Massive brick walls remaining from a century-old cannery in Santa Rosa stand ready to enclose a condominium project seven years in the works.
The developer had hoped to begin construction a year ago with the first residents moving in a year from now. But the bellwether for redevelopment in the city's historic Railroad Square area is mired in disputes between the developer and the agency seeking to create a transit hub and build a mixed-use project next door.
The main problem is a 3,900-square-foot section of the old cannery's loading dock. The developer, Santa Rosa Canners, must purchase the chunk of concrete from the Sonoma-Marin Area Rail Transit District. There also is an issue of emergency vehicle access to the condominiums across SMART property.
"We've been debating on this for a couple of years. It's very frustrating," said John Stewart, the San Francisco developer leading the project.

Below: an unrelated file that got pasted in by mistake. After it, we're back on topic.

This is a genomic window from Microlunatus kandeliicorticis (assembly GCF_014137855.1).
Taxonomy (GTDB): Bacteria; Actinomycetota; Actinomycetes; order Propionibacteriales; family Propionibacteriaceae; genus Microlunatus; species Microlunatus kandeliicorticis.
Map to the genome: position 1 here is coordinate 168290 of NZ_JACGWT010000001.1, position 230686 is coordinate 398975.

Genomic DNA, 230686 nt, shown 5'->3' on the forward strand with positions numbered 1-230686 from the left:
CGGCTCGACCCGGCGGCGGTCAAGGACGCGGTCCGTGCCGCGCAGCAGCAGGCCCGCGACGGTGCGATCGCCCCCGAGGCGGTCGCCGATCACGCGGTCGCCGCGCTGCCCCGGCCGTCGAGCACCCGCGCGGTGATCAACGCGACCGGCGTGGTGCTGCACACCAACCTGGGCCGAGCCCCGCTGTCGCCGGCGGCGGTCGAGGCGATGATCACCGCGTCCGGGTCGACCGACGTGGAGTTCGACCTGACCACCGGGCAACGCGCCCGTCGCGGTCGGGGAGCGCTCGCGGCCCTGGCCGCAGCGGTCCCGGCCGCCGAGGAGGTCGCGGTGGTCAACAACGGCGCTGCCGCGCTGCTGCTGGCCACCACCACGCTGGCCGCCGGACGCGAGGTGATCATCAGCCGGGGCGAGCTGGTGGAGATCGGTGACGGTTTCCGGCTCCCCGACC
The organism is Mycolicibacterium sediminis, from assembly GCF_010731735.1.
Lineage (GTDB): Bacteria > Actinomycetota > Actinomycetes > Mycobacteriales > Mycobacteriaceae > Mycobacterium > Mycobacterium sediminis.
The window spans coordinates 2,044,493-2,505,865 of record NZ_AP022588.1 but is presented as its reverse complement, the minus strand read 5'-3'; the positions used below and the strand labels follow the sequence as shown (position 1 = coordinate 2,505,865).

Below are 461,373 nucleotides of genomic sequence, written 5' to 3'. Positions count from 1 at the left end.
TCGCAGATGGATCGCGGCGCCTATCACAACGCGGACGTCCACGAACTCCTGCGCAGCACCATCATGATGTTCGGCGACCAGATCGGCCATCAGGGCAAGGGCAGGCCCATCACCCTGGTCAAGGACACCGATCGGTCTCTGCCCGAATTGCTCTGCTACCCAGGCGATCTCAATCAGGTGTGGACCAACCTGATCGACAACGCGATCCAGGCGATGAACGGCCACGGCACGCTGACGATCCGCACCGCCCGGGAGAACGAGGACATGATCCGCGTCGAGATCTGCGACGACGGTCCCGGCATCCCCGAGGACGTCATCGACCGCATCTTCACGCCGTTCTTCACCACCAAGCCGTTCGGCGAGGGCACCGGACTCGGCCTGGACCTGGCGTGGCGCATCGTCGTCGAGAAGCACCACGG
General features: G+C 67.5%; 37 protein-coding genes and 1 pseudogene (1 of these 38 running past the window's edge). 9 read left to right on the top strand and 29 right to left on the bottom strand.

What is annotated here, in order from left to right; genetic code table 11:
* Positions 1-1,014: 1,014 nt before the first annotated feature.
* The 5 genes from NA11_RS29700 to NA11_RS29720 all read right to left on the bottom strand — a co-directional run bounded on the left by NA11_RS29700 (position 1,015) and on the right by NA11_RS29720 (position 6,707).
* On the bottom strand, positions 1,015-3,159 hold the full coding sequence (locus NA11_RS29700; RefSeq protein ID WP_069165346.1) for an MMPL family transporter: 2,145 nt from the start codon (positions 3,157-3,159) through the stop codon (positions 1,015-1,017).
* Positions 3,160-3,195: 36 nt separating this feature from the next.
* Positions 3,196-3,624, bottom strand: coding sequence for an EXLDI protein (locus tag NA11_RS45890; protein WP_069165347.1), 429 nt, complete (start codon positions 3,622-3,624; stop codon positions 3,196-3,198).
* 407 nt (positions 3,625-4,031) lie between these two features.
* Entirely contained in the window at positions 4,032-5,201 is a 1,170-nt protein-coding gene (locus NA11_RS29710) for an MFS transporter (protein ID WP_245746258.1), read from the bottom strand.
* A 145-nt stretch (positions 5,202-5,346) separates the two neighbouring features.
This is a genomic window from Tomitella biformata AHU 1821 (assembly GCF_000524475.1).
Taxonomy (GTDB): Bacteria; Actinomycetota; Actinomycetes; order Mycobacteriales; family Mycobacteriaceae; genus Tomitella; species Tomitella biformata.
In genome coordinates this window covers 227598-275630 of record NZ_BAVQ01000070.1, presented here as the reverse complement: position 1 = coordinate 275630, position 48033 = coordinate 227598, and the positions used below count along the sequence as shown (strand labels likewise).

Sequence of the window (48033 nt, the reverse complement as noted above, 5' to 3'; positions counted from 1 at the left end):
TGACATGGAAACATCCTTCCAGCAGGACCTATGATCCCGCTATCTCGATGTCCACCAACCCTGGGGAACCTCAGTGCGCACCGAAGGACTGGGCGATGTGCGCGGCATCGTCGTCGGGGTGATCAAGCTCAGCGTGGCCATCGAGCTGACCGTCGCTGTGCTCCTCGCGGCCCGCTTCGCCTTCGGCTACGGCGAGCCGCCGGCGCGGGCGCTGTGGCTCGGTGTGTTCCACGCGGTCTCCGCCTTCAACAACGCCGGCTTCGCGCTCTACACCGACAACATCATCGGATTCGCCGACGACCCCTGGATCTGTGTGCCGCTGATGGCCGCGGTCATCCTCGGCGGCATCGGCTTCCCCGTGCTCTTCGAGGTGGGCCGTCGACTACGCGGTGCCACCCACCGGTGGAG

SMART officials said they remain hopeful of settling their differences, despite failing to reach agreement following the latest mediation session this week.
"SMART wants to settle this and we are anxious to find a compromise position," said Lillian Hames, the agency's general manager.
At issue is the wide disparity between a pair of property value appraisals for the section of loading dock. SMART seeks $250,000, but the developer contends it is only worth $10,000.
Stewart, and partner Richard Devine, said SMART's leaders are being unreasonable because the developer already agreed to preserve the two walls and loading dock as architectural links to the building's historic use as a cannery.
They also must spend $160,000 to repair the loading dock as a pedestrian access to the condominiums.
"We're stuck because of the access issue on the loading dock," Stewart said.